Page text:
In fact, some of the attributes listed in Table 18-1 are themselves shortcuts. The margin and padding attributes are shortcuts for attributes that specify margins, padding, and borders for each of the individual sides of an element. Thus, instead of using the margin attribute, you can use margin-left, margin-right, margin-top, and margin-bottom, and similarly for padding.

18.1.1. Applying Style Rules to Document Elements

You can apply style attributes to the elements of a document in a number of ways. One way is to use them in the style attribute of an HTML tag. For example, to set the margins of an individual paragraph, you can use a tag like this:

<p style="margin-left: 1in; margin-right: 1in;">

One of the important goals of CSS is to separate document content and structure from document presentation. Specifying styles with the style attribute of individual HTML tags does not accomplish this (although it can be a useful technique for DHTML). To achieve the separation of structure from presentation, we use style sheets, which group all the style information into a single place. A CSS style sheet consists of a set of style rules. Each rule begins with a selector that specifies the document element or elements to which it applies, followed by a set of style attributes and their values within curly braces. The simplest kind of rule defines styles for one or more specific tag names. For example, the following rule sets the margins and background color for the <body> tag:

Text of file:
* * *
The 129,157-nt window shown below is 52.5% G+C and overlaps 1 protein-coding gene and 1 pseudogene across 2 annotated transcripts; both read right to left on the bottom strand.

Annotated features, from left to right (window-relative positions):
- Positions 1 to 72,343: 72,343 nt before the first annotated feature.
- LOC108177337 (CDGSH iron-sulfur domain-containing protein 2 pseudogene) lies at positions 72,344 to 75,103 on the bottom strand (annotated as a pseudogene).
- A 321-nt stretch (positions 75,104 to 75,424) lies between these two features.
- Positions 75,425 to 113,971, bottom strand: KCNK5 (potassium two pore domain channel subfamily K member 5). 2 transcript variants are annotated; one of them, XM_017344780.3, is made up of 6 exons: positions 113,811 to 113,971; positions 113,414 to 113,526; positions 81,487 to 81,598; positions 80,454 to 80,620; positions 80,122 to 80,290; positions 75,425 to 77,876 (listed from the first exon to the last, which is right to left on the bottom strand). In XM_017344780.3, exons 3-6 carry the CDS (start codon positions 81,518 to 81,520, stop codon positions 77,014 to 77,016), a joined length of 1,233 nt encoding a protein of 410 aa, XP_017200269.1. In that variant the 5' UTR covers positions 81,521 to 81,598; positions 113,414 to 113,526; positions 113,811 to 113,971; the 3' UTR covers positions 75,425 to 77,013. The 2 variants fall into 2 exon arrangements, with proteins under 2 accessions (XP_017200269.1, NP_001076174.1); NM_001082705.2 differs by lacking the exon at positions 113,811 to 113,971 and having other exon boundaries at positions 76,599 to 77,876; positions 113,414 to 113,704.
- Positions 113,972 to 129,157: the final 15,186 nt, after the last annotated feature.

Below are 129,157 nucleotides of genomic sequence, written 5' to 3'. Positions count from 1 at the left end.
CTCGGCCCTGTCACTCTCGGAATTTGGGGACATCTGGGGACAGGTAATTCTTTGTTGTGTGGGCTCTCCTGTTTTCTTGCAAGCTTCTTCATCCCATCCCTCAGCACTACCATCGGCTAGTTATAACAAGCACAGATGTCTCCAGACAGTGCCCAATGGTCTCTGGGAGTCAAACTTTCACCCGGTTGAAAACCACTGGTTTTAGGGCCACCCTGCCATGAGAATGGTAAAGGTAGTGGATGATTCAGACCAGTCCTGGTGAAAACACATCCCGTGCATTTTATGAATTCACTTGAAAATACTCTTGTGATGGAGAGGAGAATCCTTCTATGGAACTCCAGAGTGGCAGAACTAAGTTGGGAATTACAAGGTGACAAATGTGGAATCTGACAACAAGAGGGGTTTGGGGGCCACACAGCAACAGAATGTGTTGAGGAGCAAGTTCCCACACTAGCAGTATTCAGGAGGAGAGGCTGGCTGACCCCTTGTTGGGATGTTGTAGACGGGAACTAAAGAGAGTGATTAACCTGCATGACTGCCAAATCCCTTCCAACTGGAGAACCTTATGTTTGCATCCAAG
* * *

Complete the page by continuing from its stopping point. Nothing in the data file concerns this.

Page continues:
body { margin-left: 30px; margin-right: 15px; background-color: #ffffff } 

The following rule specifies that text within <h1> and <h2> headings should be centered:

h1, h2 { text-align: center; }

In the previous example, note the use of a comma to separate the tag names to which the styles are to apply. If the comma is omitted, the selector specifies a contextual rule that applies only when one tag is nested within another. For example, the following rules specify that <blockquote> tags are displayed in an italic font, but text inside an <i> tag inside a <blockquote> is displayed in plain, nonitalic text:

blockquote { font-style: italic; }
blockquote i { font-style: normal; }

Another kind of style sheet rule uses a different selector to specify a class of elements to which its styles should be applied. The class of an element is defined by the class attribute of the HTML tag. For example, the following rule specifies that any tag with the attribute class="attention" should be displayed in bold:

.attention { font-weight: bold; } 

Class selectors can be combined with tag name selectors. The following rule specifies that when a <p> tag has the class="attention" attribute, it should be displayed in red, in addition to being displayed in a bold font (as specified by the previous rule):

p.attention { color: red; }

Finally, style sheets can contain rules that apply only to individual elements that have a specified id attribute. The following rule specifies that the element with an id attribute equal to "p1" should not be shown:

#p1 { visibility: hidden; }